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January 10, 2018

Talk on women’s resistance to Brazilian military dictatorship held at the Old Chapel

(Gretchen Keller/ Daily Collegian)

Around 20 people shuffled their way into the second floor of the newly-renovated Old Chapel building 4 p.m. Monday to hear a talk entitled “Women’s Resistance to Military Dictatorship and the Conservative Coup in Brazil.” Cristina Scheibe Wolff covered the history of women’s resistance in Brazil, and how that same resistance is continuing to be used in relationship to the misogyny demonstrated in Brazilian politics.

Scheibe Wolff is a feminist historian at Federal University of Santa Catarina in Brazil, and Fulbright chair of Brazilian studies at the University of Massachusetts for the fall semester of 2017. Her current research analyzes gender in relation to opposing dictatorships.

The talk started with an introduction from Sonia E. Alvarez, the director for the center for Latin American, Caribbean and Latino Studies, who welcomed the talk as the first big event of the year and the first event in the “Learning through Latin America” series hosted by the center. She made a point to tell the audience that the center is looking into setting up disaster-relief work for Puerto Rico and Mexico, before introducing Scheibe Wolff .

“Most recently and very significantly, she was bravely the coordinator of the 13th Women’s Worlds Conference,” Alvarez said of Wolff’s involvement in an international and interdisciplinary meeting about women in Brazil last July.

Scheibe Wolff introduced her talk, explaining how her research as a historian has helped her connect to current circumstances in Brazil today. She said her research is always growing, and has already led to the publication of two books. She said there were many ways to take the conversation involving the resistance of women in opposing power, but today she was going to limit herself to talking specifically about Brazil.

Scheibe Wolff first spoke on the resistance movements in the early 1960s, consisting of armed groups, political parties, human rights organizations, individuals and mother and parent groups.

“Resistance can be considered as any kind of individual or collective action taken against the government or an institution,” said Scheibe Wolff, who also gave credit to those who subtly influenced the movement. “The groups of mothers and family members, the nuns that [brought] people to their convents, the people who passed on messages and documents all in their own way participated in the resistance.”

She went on to explain the rise of the feminist movement in Brazil and those who broke with the church in order to move forward. She described how hard it was at the time where subjects related to women’s liberation were often excluded from bulletins and classified as “divisive.”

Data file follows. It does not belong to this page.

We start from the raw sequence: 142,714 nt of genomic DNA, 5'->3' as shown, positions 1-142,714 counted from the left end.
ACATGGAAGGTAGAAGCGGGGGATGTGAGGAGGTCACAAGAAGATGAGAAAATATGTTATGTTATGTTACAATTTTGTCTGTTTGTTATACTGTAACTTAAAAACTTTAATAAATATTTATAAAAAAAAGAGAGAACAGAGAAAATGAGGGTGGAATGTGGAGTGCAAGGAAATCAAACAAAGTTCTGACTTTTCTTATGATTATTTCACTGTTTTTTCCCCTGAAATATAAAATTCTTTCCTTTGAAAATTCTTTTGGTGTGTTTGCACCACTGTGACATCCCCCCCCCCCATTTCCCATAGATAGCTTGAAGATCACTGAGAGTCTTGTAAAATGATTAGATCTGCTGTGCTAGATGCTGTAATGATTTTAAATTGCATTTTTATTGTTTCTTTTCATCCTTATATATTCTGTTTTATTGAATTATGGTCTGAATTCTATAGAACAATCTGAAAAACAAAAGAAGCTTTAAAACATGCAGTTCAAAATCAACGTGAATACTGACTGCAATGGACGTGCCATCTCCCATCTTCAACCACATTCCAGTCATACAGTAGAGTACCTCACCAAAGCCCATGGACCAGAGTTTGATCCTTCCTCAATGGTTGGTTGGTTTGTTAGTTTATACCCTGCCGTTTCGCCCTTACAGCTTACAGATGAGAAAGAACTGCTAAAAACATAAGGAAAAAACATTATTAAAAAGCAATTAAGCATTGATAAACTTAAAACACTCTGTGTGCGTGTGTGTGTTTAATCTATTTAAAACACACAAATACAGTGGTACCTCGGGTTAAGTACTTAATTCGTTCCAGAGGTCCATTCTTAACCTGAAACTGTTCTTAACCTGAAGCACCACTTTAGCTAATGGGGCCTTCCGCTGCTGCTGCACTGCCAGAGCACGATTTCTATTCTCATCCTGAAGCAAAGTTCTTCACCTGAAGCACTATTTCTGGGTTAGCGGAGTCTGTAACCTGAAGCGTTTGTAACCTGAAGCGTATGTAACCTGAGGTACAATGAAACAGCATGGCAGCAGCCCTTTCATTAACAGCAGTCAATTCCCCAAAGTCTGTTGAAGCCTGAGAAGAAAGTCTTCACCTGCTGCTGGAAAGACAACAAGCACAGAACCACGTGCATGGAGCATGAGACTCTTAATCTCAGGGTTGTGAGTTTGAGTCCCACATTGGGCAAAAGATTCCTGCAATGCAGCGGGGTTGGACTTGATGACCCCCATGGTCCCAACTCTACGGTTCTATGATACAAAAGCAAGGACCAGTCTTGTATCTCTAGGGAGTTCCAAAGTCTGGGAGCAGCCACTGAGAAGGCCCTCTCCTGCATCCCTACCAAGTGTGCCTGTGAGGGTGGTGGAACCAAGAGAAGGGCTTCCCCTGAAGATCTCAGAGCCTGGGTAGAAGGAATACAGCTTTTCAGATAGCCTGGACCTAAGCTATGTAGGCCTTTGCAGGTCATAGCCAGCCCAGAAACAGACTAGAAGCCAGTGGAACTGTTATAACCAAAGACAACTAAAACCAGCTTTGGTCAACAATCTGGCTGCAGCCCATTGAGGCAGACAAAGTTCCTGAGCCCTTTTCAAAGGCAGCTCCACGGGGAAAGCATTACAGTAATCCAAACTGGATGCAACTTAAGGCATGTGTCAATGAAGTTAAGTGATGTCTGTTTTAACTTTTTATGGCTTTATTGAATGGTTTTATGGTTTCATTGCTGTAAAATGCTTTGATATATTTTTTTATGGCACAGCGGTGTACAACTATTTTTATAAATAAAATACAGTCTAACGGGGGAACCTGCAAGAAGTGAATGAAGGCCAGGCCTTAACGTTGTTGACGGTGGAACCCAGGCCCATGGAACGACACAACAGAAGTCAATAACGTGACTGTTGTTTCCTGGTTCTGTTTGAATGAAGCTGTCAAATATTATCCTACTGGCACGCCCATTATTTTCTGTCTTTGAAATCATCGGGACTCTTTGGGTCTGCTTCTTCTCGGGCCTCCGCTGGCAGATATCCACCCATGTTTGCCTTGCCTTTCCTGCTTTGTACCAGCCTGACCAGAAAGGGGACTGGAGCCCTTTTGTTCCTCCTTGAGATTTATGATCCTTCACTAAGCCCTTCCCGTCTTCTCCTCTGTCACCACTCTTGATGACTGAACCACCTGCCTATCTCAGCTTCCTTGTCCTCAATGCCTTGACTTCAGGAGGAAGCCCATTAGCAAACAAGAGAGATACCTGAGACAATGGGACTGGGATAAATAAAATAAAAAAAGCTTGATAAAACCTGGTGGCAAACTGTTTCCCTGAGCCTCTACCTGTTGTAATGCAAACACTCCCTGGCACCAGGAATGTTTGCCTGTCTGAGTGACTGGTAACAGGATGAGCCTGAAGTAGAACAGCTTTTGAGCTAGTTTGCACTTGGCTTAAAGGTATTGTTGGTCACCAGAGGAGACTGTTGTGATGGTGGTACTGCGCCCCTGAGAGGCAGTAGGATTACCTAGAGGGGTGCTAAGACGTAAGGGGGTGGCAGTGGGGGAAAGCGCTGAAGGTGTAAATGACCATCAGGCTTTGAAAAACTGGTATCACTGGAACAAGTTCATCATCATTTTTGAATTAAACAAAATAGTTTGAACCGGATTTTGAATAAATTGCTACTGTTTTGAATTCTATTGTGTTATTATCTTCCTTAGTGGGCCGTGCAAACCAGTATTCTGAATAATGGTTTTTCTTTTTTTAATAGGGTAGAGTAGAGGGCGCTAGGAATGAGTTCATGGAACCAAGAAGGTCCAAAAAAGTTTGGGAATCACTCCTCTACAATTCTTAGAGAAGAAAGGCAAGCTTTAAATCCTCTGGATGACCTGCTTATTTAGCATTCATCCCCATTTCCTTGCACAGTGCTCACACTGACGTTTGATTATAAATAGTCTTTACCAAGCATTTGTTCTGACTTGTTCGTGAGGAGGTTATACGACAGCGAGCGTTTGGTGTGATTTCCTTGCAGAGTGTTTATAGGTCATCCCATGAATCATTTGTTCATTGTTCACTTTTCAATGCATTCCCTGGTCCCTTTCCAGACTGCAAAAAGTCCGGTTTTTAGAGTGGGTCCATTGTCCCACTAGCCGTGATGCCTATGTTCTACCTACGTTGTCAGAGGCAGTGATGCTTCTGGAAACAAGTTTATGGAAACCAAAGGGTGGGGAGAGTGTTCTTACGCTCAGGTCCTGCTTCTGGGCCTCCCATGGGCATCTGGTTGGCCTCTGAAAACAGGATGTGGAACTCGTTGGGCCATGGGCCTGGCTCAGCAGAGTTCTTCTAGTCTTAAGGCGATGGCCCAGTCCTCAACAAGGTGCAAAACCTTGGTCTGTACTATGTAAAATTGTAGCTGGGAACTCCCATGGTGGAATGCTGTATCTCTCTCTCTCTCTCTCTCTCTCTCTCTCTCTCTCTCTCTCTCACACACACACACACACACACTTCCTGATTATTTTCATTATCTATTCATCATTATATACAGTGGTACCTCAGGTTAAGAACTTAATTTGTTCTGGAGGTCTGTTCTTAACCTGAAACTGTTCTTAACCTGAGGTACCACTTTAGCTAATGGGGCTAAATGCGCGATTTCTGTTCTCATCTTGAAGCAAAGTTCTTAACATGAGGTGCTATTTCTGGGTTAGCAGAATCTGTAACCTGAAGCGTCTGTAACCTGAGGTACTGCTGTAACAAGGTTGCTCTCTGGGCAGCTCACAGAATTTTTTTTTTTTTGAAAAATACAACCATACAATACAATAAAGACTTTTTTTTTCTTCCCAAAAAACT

“It’s important to consider that it was not common in this time for women to be powerful,” Scheibe Wolff said.

She explained movements that were designed to help build amnesty for the feminist movement. Today, she said these same ideals have been carried over with Brazil’s conservative wave with a misogynist coup against President Dilma Rousseff, representative of an uprising against the feminist movement.

“They do not believe that teachers should express any political component in their classrooms,” said Scheibe Wolff, who continued to explain that the coup had included even the Catholic church in their uprising.

Scheibe Wolff spoke on walks and demonstrations such as the “Marcha das Vadias,” also known as the “Slut Walk” that took place in cities and countrysides all over Brazil to stand up against sexual assault. She also mentioned the Feminist Spring campaign that brought together wide media coverage of demonstrations shown on social networks like Facebook and Whatsapp. The Marcha das Mulheras Negras brought together Black women to fight against racism and misogyny.

Scheibe Wolff concluded her talk by speaking on her time at the 13th World’s Women Conference where women came together not only for the event, but to really construct and connect education and activism.

Following her talk, she showed a YouTube video demonstrating the current resistance movement, and followed up by opening the floor to questions and answers. Attendants then were opened to a room of pastries, chips and drinks to “continue on the conversation.”

“I wanted to see how women empower themselves during dictatorship,” said Venus Green, a Ph.D. student in the Sociology Department who attended the event after seeing posters on campus.

The lecture was listed under the University’s featured events for the Hate Has No Home at UMass campaign. On the same night, the event site also listed the film “The Great White Hoax” and “Parenting for the Long Haul: The Pediatrician’s Perspective” in the Integrative Learning Center and the Student Union, respectively.

Caeli Chesin can be reached at mchesin@umass.edu and followed on twitter @caeli_chesin.

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